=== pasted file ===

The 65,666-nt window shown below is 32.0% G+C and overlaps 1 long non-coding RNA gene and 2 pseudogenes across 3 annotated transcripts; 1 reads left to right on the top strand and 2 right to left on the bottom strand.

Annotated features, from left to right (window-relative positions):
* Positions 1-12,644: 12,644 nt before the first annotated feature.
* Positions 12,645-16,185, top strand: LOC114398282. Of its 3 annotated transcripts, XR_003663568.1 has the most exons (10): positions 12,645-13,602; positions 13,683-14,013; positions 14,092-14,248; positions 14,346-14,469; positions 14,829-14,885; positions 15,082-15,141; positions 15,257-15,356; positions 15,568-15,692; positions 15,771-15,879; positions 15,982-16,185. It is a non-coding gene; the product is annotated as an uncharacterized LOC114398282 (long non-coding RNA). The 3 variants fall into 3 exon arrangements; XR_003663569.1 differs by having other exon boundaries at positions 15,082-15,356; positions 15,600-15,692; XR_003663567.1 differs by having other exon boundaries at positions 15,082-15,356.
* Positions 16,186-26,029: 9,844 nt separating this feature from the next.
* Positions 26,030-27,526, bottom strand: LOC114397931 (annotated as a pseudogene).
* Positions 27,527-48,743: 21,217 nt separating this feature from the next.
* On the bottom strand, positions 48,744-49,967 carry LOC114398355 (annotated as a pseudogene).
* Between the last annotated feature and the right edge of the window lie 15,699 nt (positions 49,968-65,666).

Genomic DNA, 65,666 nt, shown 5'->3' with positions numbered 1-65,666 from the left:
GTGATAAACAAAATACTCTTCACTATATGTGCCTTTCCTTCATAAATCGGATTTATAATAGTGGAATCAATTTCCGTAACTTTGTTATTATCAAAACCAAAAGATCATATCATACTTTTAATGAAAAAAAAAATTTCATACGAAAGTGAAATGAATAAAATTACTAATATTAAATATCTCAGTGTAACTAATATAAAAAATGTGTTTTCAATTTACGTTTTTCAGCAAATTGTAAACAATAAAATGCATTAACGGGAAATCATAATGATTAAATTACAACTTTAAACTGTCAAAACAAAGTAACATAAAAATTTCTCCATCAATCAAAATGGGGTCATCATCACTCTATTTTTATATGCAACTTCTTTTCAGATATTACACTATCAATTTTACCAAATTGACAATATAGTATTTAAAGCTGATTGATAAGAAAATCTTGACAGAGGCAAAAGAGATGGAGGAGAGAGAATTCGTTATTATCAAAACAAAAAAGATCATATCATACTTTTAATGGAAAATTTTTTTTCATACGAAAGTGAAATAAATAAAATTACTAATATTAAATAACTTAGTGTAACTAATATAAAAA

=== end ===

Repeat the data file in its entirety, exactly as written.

The 65,666-nt window shown below is 32.0% G+C and overlaps 1 long non-coding RNA gene and 2 pseudogenes across 3 annotated transcripts; 1 reads left to right on the top strand and 2 right to left on the bottom strand.

Annotated features, from left to right (window-relative positions):
* Positions 1-12,644: 12,644 nt before the first annotated feature.
* Positions 12,645-16,185, top strand: LOC114398282. Of its 3 annotated transcripts, XR_003663568.1 has the most exons (10): positions 12,645-13,602; positions 13,683-14,013; positions 14,092-14,248; positions 14,346-14,469; positions 14,829-14,885; positions 15,082-15,141; positions 15,257-15,356; positions 15,568-15,692; positions 15,771-15,879; positions 15,982-16,185. It is a non-coding gene; the product is annotated as an uncharacterized LOC114398282 (long non-coding RNA). The 3 variants fall into 3 exon arrangements; XR_003663569.1 differs by having other exon boundaries at positions 15,082-15,356; positions 15,600-15,692; XR_003663567.1 differs by having other exon boundaries at positions 15,082-15,356.
* Positions 16,186-26,029: 9,844 nt separating this feature from the next.
* Positions 26,030-27,526, bottom strand: LOC114397931 (annotated as a pseudogene).
* Positions 27,527-48,743: 21,217 nt separating this feature from the next.
* On the bottom strand, positions 48,744-49,967 carry LOC114398355 (annotated as a pseudogene).
* Between the last annotated feature and the right edge of the window lie 15,699 nt (positions 49,968-65,666).

Genomic DNA, 65,666 nt, shown 5'->3' with positions numbered 1-65,666 from the left:
GTGATAAACAAAATACTCTTCACTATATGTGCCTTTCCTTCATAAATCGGATTTATAATAGTGGAATCAATTTCCGTAACTTTGTTATTATCAAAACCAAAAGATCATATCATACTTTTAATGAAAAAAAAAATTTCATACGAAAGTGAAATGAATAAAATTACTAATATTAAATATCTCAGTGTAACTAATATAAAAAATGTGTTTTCAATTTACGTTTTTCAGCAAATTGTAAACAATAAAATGCATTAACGGGAAATCATAATGATTAAATTACAACTTTAAACTGTCAAAACAAAGTAACATAAAAATTTCTCCATCAATCAAAATGGGGTCATCATCACTCTATTTTTATATGCAACTTCTTTTCAGATATTACACTATCAATTTTACCAAATTGACAATATAGTATTTAAAGCTGATTGATAAGAAAATCTTGACAGAGGCAAAAGAGATGGAGGAGAGAGAATTCGTTATTATCAAAACAAAAAAGATCATATCATACTTTTAATGGAAAATTTTTTTTCATACGAAAGTGAAATAAATAAAATTACTAATATTAAATAACTTAGTGTAACTAATATAAAAA